At DJA, we’re always thinking about how to reduce the impact of systemic bias. In many ways, equity lives in the process: the systems, structures, and processes that we operate within carry enormous implications for how equitably people are able to participate.
Board governance is a great example. Countless organizations are talking about how anti-racism should look, but far fewer are identifying actions that de-bias systems, build in inclusive practice, or define what it means to be anti-racist. The processes and structures of our organizations define how much people are able to bring their full selves and abilities to their board work.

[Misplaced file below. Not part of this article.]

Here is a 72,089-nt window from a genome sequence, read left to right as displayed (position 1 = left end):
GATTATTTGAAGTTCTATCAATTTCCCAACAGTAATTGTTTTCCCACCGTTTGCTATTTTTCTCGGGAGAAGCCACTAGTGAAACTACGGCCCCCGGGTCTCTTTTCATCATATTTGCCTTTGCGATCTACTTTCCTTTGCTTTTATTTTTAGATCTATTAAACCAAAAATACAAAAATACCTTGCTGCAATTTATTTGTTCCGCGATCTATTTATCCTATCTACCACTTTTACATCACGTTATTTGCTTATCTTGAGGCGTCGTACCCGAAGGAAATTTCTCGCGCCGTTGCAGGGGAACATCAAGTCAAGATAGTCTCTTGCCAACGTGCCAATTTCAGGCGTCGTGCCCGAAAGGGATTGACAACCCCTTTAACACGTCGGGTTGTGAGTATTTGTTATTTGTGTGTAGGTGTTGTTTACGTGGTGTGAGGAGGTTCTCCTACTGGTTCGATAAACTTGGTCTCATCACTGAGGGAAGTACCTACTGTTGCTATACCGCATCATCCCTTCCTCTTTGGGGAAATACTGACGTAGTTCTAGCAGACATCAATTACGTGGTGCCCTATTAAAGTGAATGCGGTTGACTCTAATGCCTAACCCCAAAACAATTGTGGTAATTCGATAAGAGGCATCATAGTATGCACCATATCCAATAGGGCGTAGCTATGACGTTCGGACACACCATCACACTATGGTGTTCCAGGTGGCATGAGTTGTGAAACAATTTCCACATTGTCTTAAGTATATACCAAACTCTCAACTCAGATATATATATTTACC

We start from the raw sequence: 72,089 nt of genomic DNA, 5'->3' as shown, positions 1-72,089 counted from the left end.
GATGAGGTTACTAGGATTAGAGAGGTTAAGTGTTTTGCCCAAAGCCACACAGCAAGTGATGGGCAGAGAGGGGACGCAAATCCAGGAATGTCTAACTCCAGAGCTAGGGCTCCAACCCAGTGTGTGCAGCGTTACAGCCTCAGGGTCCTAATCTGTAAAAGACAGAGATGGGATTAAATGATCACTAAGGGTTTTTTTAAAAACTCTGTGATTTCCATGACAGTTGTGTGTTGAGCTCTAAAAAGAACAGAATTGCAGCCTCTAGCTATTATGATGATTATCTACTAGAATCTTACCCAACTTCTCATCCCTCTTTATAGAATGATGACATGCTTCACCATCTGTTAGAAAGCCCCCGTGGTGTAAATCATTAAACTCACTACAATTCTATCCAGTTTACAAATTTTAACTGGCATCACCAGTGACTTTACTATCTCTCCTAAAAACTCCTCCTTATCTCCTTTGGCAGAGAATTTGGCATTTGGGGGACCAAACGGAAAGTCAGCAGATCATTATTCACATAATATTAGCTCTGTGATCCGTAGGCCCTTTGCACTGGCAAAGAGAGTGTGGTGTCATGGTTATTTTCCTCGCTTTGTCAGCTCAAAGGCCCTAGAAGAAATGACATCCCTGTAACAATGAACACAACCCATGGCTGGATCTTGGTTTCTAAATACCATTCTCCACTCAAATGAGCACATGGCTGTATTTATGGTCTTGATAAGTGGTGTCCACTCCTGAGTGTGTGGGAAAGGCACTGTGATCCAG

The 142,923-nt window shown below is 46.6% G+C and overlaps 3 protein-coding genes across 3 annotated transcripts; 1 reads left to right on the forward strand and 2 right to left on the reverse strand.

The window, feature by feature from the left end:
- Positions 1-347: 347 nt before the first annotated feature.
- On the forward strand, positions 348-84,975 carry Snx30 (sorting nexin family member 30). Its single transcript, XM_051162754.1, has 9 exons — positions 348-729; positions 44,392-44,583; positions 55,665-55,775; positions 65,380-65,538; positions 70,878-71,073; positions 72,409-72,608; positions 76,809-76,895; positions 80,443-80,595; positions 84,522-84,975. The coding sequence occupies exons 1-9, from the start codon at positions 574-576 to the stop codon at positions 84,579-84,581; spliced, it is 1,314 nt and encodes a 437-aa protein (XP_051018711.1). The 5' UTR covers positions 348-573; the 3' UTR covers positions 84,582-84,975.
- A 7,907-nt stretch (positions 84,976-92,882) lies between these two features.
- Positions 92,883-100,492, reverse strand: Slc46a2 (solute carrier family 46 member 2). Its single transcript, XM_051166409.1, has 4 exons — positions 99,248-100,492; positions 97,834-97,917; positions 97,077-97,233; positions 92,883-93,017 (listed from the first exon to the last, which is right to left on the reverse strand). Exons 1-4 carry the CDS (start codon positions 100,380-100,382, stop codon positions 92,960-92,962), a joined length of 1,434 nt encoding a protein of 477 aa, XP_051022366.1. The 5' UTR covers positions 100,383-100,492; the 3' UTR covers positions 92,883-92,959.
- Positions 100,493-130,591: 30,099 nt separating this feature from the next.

The work that we put into building inclusive systems will, with time and persistence, pay off with better systems for all.
Over the last few months, DJA has been working with two non-profit partners, Code for Science & Society and Invest in Open Infrastructure, to build guidelines for anti-racist non-profit board governance. After we...